© 2014 Elizabeth Stincelli

 

Elizabeth Stincelli is passionate about recognizing and inspiring the leader in each of us. She is the CEO of Stincelli Advisors where she focuses on helping organizations engage employees and improve organizational culture. Elizabeth holds a Doctor of Management degree with an emphasis on organizational leadership.

Learn more about Elizabeth by visiting her website, stincelliadvisors.com and connect with her on Twitter @infinitestin, Google+, and LinkedIn. You can contact her by email at stincelliadvisors@gmail.com.

 

Do You Really Want to Communicate?

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“To effectively communicate, we must realize that we are all different in the way we perceive the world and use this understanding as a guide to our communication with others.” —Tony Robbins

By Elizabeth Stincelli, DM

 

Communication

Just because you are talking doesn’t mean you are communicating. Are your conversations one-sided? Are you listening with judgment? Are you so busy formulating a response that you miss the message? The point of communication is to try to create a shared perception of the world. Develop the habit of really engaging in conversation. Learn to show respect when communicating. And, recognize that, while there may be differing points of view, you can still communicate effectively.

Engage

Nelson Mandela said, “A good leader can engage in a debate frankly and thoroughly, knowing that at the end he and the other side must be closer, and thus emerge stronger.” You and the other side will never get closer to the same understanding if you do not engage in good, two-way communication. It’s difficult to have a productive conversation that is confrontational, demeaning, or judgmental. To have constructive conversations, try asking questions that will draw on a positive memory or feeling; this deepens the sense of well-being and trust. When we feel at ease we are more likely to be open to having productive conversations. Interact directly whenever possible. Make others feel like they are part of the conversation and that their input is valued. In a successful conversation both parties walk away feeling that they have been heard and have a better understanding of where the other is coming from.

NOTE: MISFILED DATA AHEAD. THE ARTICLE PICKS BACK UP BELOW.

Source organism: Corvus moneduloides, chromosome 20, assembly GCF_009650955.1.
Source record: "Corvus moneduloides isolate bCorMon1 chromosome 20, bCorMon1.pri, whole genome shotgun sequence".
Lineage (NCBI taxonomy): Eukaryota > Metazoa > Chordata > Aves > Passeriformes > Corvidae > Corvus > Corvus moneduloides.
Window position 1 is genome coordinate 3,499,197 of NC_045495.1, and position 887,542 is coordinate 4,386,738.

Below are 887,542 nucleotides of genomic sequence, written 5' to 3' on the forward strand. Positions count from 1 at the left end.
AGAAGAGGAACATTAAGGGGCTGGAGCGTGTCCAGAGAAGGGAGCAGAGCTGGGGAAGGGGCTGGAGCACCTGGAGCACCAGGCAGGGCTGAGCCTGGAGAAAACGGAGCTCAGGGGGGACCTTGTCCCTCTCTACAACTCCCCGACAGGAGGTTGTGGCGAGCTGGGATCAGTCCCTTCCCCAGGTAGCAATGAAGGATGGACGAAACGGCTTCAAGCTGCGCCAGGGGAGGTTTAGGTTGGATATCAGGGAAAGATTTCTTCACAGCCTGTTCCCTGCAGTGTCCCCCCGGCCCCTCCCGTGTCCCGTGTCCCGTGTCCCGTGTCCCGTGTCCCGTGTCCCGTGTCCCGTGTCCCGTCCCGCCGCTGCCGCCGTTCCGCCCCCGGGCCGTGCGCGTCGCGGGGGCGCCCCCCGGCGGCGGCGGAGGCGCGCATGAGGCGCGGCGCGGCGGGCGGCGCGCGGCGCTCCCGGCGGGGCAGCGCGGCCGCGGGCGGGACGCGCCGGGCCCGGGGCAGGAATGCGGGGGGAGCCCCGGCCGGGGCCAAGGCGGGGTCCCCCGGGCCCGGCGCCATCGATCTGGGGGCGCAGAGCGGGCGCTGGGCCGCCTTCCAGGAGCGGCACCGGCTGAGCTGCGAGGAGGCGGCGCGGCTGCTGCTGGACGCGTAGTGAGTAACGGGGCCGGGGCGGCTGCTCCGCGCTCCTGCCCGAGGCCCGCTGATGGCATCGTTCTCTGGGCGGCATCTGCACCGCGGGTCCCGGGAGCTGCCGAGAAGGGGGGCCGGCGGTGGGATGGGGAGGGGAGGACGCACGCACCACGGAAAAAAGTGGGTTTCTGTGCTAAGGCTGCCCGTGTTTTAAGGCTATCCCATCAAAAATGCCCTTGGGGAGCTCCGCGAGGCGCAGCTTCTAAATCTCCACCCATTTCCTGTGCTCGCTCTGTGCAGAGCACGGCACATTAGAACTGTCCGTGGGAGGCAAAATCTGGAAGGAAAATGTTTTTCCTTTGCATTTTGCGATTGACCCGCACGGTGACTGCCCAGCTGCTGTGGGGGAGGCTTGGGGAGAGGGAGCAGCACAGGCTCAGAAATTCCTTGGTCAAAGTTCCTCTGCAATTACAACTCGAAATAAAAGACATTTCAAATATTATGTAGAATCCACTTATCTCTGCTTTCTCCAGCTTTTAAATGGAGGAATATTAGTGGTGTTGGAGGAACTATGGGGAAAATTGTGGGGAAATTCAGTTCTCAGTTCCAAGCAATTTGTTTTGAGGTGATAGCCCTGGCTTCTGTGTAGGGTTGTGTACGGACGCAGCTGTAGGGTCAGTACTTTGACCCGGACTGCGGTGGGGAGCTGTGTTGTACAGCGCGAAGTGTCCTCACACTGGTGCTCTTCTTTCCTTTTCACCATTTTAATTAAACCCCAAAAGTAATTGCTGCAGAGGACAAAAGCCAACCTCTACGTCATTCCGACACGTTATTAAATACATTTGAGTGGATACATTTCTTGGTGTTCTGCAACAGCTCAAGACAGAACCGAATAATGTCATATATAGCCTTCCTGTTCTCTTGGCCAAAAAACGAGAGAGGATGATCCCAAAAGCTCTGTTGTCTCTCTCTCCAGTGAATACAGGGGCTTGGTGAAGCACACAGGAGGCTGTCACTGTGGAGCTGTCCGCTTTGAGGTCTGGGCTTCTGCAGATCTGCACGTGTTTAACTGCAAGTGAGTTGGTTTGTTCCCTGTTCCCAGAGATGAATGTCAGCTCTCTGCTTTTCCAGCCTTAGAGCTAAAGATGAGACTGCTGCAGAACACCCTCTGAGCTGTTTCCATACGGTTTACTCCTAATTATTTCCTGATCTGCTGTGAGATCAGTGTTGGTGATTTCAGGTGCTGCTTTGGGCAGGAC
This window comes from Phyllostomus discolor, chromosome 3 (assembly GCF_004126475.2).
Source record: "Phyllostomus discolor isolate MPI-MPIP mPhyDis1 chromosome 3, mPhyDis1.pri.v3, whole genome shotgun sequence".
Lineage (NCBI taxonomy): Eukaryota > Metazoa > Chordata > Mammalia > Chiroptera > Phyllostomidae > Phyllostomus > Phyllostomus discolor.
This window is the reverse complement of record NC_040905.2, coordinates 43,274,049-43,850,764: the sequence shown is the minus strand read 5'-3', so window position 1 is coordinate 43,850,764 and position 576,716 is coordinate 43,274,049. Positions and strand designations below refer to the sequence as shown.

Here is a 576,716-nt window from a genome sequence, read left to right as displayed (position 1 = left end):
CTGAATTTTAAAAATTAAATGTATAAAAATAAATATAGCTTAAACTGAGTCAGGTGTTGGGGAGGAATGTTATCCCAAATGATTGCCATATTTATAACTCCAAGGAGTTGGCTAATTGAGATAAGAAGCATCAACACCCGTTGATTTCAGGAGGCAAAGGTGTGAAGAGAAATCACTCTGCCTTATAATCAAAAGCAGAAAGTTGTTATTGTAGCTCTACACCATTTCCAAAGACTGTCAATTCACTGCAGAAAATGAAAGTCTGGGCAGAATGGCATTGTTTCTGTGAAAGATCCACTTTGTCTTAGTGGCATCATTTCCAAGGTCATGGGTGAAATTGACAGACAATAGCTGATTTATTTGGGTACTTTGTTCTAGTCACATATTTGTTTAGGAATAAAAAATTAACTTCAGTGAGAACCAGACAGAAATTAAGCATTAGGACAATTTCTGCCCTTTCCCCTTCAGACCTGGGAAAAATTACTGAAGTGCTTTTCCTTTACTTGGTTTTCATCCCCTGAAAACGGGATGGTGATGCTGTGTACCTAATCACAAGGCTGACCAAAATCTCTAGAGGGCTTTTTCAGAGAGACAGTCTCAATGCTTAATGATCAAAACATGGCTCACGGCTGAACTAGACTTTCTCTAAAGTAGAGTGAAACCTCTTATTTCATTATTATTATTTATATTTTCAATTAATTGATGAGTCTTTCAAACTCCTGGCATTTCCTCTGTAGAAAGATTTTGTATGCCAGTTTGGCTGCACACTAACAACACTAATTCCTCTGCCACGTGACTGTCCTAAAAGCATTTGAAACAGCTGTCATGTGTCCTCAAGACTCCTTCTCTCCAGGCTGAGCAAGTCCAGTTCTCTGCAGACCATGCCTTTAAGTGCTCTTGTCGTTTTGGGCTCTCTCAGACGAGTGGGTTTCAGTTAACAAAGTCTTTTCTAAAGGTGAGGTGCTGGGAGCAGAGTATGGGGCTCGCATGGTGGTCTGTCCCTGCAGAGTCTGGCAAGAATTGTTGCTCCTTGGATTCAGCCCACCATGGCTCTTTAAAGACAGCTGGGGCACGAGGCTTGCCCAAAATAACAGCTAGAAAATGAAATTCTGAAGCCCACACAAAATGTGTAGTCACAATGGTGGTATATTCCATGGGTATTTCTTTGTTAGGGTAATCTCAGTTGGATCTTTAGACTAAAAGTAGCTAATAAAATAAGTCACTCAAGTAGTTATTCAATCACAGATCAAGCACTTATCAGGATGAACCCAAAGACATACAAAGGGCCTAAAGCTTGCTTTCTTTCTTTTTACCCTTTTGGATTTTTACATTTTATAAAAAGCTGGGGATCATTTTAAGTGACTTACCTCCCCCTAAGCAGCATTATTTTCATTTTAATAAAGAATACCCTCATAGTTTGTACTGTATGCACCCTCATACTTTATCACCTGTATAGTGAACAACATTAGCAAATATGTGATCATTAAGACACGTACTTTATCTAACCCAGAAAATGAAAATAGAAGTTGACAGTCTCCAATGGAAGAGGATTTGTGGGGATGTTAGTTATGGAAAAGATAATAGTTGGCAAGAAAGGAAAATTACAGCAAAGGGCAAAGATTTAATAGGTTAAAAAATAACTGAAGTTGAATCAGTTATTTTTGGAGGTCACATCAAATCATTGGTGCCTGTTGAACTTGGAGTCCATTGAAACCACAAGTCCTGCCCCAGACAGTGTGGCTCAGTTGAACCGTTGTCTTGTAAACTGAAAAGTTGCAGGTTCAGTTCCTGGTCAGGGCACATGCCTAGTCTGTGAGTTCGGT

Respect

Bryant H. McGill believed, “One of the most sincere forms of respect is actually listening to what another has to say.” Ask others for their perspectives or personal opinions; this shows you have respect for them and their input. Share the floor. Don’t act as if it’s your way or nothing. Be confident but not arrogant when you’re communicating. Learn to paint the big picture for others and help them to see how they fit in. Have enough respect to give credit where it is due. Only speak for yourself and remain genuine and receptive. Make it clear how much you care about the success of others and that you respect and value their opinions.

Two views

Harper Lee explained, “You never really understand a person until you consider things from his point of view.” If you want to really communicate you must acknowledge that there are differences in how any two people view reality and situations. Learn to focus on what others are saying at the moment without interrupting or passing judgment. Then, confirm your understanding and ask follow-up questions. Don’t dance around uncomfortable questions, answer first and then elaborate if necessary. This open give and take is what allows you to create a shared understanding of the situation.

Make the Effort

Truman Capote stated, “A conversation is a dialogue, not a monologue. That’s why there are so few good conversations: due to scarcity, two intelligent talkers seldom meet.” In order to have good conversations you must learn to engage not lecture. You must show respect. And, you must recognize that there are two differing points of view involved in every conversation. We all find it difficult to communicate sometimes but, good conversations can happen if you are willing to make the effort.

 

 

 

© 2014 Elizabeth Stincelli

 

Elizabeth Stincelli is passionate about recognizing and inspiring the leader in each of us. She is the CEO of Stincelli Advisors where she focuses on helping organizations engage employees and improve organizational culture. Elizabeth holds a Doctor of Management degree with an emphasis on organizational leadership.